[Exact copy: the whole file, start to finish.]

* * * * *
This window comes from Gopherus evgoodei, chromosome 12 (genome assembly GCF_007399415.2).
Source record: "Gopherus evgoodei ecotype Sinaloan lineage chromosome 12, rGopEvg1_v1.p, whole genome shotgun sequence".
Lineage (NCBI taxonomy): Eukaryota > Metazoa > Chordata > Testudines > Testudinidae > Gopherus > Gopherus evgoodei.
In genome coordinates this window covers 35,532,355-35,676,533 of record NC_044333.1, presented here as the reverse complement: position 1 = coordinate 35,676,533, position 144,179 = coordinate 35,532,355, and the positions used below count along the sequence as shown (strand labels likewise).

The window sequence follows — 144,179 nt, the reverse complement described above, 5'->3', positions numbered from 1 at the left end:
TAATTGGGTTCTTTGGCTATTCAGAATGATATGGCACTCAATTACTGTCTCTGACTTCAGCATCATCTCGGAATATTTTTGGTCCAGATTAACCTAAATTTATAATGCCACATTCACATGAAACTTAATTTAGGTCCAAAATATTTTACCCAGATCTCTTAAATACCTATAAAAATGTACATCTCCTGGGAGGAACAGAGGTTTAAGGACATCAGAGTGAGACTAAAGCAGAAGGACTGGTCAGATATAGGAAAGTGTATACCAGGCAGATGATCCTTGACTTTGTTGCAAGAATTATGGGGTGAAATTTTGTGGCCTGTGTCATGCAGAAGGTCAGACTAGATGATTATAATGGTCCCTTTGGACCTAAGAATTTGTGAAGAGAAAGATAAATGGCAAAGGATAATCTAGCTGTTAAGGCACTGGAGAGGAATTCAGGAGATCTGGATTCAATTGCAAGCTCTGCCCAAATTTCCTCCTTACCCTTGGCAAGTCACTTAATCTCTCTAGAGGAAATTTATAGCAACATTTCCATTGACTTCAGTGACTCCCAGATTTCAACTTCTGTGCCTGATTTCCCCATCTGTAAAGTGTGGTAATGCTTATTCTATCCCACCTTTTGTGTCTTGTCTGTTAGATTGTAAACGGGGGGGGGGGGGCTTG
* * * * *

This window comes from Gopherus evgoodei, chromosome 12 (genome assembly GCF_007399415.2).
Source record: "Gopherus evgoodei ecotype Sinaloan lineage chromosome 12, rGopEvg1_v1.p, whole genome shotgun sequence".
Lineage (NCBI taxonomy): Eukaryota > Metazoa > Chordata > Testudines > Testudinidae > Gopherus > Gopherus evgoodei.
In genome coordinates this window covers 35,532,355-35,676,533 of record NC_044333.1, presented here as the reverse complement: position 1 = coordinate 35,676,533, position 144,179 = coordinate 35,532,355, and the positions used below count along the sequence as shown (strand labels likewise).

The window sequence follows — 144,179 nt, the reverse complement described above, 5'->3', positions numbered from 1 at the left end:
TAATTGGGTTCTTTGGCTATTCAGAATGATATGGCACTCAATTACTGTCTCTGACTTCAGCATCATCTCGGAATATTTTTGGTCCAGATTAACCTAAATTTATAATGCCACATTCACATGAAACTTAATTTAGGTCCAAAATATTTTACCCAGATCTCTTAAATACCTATAAAAATGTACATCTCCTGGGAGGAACAGAGGTTTAAGGACATCAGAGTGAGACTAAAGCAGAAGGACTGGTCAGATATAGGAAAGTGTATACCAGGCAGATGATCCTTGACTTTGTTGCAAGAATTATGGGGTGAAATTTTGTGGCCTGTGTCATGCAGAAGGTCAGACTAGATGATTATAATGGTCCCTTTGGACCTAAGAATTTGTGAAGAGAAAGATAAATGGCAAAGGATAATCTAGCTGTTAAGGCACTGGAGAGGAATTCAGGAGATCTGGATTCAATTGCAAGCTCTGCCCAAATTTCCTCCTTACCCTTGGCAAGTCACTTAATCTCTCTAGAGGAAATTTATAGCAACATTTCCATTGACTTCAGTGACTCCCAGATTTCAACTTCTGTGCCTGATTTCCCCATCTGTAAAGTGTGGTAATGCTTATTCTATCCCACCTTTTGTGTCTTGTCTGTTAGATTGTAAACGGGGGGGGGGGGGCTTG